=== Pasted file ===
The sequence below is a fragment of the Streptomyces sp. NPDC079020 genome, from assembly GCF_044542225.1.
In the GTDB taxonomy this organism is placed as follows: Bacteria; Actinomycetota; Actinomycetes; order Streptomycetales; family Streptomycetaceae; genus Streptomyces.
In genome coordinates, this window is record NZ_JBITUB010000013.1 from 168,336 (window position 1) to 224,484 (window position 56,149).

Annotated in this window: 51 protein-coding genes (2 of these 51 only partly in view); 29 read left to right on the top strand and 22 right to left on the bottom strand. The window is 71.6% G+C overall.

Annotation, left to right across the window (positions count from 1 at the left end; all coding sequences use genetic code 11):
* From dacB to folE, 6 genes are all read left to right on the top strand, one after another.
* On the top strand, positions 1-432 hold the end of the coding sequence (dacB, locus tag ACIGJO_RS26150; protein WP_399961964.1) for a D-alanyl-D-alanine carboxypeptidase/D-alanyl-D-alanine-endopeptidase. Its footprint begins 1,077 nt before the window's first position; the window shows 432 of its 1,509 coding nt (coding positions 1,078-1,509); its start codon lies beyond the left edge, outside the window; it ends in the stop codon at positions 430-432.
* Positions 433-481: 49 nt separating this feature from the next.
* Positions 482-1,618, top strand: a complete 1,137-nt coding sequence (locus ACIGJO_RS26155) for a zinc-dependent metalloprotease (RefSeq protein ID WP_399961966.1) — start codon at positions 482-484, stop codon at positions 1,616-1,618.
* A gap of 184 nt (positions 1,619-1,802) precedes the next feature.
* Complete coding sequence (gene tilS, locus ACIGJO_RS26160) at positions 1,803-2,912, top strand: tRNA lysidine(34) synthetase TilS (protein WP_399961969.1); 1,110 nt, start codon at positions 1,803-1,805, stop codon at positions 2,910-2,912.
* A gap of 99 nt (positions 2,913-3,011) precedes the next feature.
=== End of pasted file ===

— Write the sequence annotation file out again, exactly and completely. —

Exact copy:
The sequence below is a fragment of the Streptomyces sp. NPDC079020 genome, from assembly GCF_044542225.1.
In the GTDB taxonomy this organism is placed as follows: Bacteria; Actinomycetota; Actinomycetes; order Streptomycetales; family Streptomycetaceae; genus Streptomyces.
In genome coordinates, this window is record NZ_JBITUB010000013.1 from 168,336 (window position 1) to 224,484 (window position 56,149).

Annotated in this window: 51 protein-coding genes (2 of these 51 only partly in view); 29 read left to right on the top strand and 22 right to left on the bottom strand. The window is 71.6% G+C overall.

Annotation, left to right across the window (positions count from 1 at the left end; all coding sequences use genetic code 11):
* From dacB to folE, 6 genes are all read left to right on the top strand, one after another.
* On the top strand, positions 1-432 hold the end of the coding sequence (dacB, locus tag ACIGJO_RS26150; protein WP_399961964.1) for a D-alanyl-D-alanine carboxypeptidase/D-alanyl-D-alanine-endopeptidase. Its footprint begins 1,077 nt before the window's first position; the window shows 432 of its 1,509 coding nt (coding positions 1,078-1,509); its start codon lies beyond the left edge, outside the window; it ends in the stop codon at positions 430-432.
* Positions 433-481: 49 nt separating this feature from the next.
* Positions 482-1,618, top strand: a complete 1,137-nt coding sequence (locus ACIGJO_RS26155) for a zinc-dependent metalloprotease (RefSeq protein ID WP_399961966.1) — start codon at positions 482-484, stop codon at positions 1,616-1,618.
* A gap of 184 nt (positions 1,619-1,802) precedes the next feature.
* Complete coding sequence (gene tilS, locus ACIGJO_RS26160) at positions 1,803-2,912, top strand: tRNA lysidine(34) synthetase TilS (protein WP_399961969.1); 1,110 nt, start codon at positions 1,803-1,805, stop codon at positions 2,910-2,912.
* A gap of 99 nt (positions 2,913-3,011) precedes the next feature.